What is consumption? Definition and examples
Consumption means the amount of something that people and other entities use. It is also the process of using something, often so that there is less of it available afterward. The term may refer to the using of products and services in an economy, or how much of those goods and services people use.
When we say that something is fit for human consumption, it means that people can eat or drink it.
We sometimes use the term when referring to information or entertainment that only certain people should see. For example, if I say “That film is not for public consumption,” it means that the general public should not watch it.
In the past, the term, along with King’s evil or scrofula, used to mean ‘tuberculosis.’
Consumption – foundation of economics
Consumption is the process of buying or using goods and services. In other words, doing what consumers in an economy do – consume.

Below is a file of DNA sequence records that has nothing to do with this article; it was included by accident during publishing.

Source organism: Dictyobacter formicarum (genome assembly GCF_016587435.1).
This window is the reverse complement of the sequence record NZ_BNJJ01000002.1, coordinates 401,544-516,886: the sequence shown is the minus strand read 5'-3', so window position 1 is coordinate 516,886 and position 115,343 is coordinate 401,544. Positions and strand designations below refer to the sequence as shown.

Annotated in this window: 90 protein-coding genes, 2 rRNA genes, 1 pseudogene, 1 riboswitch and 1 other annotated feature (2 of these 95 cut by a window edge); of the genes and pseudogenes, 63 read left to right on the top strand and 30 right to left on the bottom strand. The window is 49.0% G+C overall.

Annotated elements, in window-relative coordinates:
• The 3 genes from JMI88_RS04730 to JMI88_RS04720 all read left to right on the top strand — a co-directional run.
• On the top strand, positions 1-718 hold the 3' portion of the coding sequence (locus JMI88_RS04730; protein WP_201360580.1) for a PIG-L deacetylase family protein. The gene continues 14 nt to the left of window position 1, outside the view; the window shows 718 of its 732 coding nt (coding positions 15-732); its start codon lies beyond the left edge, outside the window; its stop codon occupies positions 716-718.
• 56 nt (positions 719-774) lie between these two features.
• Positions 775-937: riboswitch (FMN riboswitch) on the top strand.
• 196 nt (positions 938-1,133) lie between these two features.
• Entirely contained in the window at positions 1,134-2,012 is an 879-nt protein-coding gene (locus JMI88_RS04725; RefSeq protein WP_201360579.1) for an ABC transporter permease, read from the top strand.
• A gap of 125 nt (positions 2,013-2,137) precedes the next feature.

It is the basic foundation for economics, as well as a country’s broader economy. We base our whole economic system of reward and progress on purchasing (consuming) and producing more and more goods and services.
In an economy, consumers decide what to consume based on the availability and price of things. We also base what we consume on our own needs and wants.
According to MyAccountingCourse:
“There are many industries, such as advertising and marketing that are solely devoted to figuring out how to get more consumers to consume their product.”
“Economics sees consumption as the bedrock of our economic activity, and is necessary for our lives.”
A government spending multiplier
The consumption function, in economics, is the relationship between consumption and disposable income. British economist John Maynard Keynes introduced the concept into macroeconomics in 1936. He used it to develop the notion of a government spending multiplier.
Macroeconomics is a branch of economics that focuses on large-scale economic factors. In other words, factors that exist throughout the whole economy.
Interest rates and unemployment, for example, are large-scale economic factors. Inflation and national output are also macroeconomic factors.
Microeconomics, the opposite of macroeconomics, is the study of the economic behavior of the economy’s individual units.